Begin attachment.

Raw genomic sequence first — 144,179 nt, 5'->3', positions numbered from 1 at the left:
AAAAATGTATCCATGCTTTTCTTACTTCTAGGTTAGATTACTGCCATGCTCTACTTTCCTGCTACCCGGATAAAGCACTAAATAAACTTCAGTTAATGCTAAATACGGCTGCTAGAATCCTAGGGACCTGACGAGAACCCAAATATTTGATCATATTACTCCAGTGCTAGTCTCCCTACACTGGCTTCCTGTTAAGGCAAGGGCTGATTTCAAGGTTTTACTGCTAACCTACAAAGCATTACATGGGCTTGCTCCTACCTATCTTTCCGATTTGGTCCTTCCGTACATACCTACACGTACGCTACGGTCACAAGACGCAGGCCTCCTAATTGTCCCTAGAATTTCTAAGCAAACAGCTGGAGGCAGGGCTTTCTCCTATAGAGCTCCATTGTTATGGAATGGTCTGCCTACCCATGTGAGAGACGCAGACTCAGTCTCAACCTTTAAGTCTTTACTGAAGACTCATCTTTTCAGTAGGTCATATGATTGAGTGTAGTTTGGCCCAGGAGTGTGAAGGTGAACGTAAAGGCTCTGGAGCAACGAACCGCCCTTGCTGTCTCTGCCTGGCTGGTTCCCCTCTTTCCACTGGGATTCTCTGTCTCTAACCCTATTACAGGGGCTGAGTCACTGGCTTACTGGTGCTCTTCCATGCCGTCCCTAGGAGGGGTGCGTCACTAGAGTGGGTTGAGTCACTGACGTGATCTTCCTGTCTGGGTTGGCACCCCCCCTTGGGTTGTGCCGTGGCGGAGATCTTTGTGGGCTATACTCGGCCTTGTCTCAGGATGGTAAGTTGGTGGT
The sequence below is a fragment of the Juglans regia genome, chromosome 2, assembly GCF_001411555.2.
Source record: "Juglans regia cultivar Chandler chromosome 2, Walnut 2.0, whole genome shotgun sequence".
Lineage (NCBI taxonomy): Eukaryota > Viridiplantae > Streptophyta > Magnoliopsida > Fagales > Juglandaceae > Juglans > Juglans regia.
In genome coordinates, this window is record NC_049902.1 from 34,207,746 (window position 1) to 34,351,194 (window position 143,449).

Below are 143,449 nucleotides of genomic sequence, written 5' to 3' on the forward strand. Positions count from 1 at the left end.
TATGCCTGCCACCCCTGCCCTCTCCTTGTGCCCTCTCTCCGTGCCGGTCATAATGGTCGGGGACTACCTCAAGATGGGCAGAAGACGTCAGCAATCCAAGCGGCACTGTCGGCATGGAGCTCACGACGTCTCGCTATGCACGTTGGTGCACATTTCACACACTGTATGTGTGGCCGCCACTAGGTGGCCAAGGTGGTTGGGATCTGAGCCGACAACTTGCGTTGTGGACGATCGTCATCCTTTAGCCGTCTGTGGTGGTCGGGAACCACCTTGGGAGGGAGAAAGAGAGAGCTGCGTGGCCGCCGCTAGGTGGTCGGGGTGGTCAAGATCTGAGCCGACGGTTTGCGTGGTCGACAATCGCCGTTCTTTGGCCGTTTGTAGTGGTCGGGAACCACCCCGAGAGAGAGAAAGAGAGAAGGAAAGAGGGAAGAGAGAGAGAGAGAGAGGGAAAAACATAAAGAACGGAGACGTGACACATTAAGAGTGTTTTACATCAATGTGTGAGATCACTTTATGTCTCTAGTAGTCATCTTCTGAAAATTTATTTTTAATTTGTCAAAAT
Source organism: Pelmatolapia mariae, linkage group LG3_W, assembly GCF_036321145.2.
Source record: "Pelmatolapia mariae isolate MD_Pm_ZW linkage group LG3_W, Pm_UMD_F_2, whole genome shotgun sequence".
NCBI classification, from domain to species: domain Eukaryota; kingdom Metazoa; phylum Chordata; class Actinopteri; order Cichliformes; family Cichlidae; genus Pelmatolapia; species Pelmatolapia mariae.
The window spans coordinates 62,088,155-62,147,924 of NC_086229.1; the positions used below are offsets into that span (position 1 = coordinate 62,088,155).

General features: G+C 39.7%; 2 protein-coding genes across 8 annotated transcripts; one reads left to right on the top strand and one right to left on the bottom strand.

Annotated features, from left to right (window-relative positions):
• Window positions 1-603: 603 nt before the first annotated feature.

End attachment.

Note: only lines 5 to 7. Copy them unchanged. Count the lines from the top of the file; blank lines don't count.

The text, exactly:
Lineage (NCBI taxonomy): Eukaryota > Viridiplantae > Streptophyta > Magnoliopsida > Fagales > Juglandaceae > Juglans > Juglans regia.
In genome coordinates, this window is record NC_049902.1 from 34,207,746 (window position 1) to 34,351,194 (window position 143,449).

Below are 143,449 nucleotides of genomic sequence, written 5' to 3' on the forward strand. Positions count from 1 at the left end.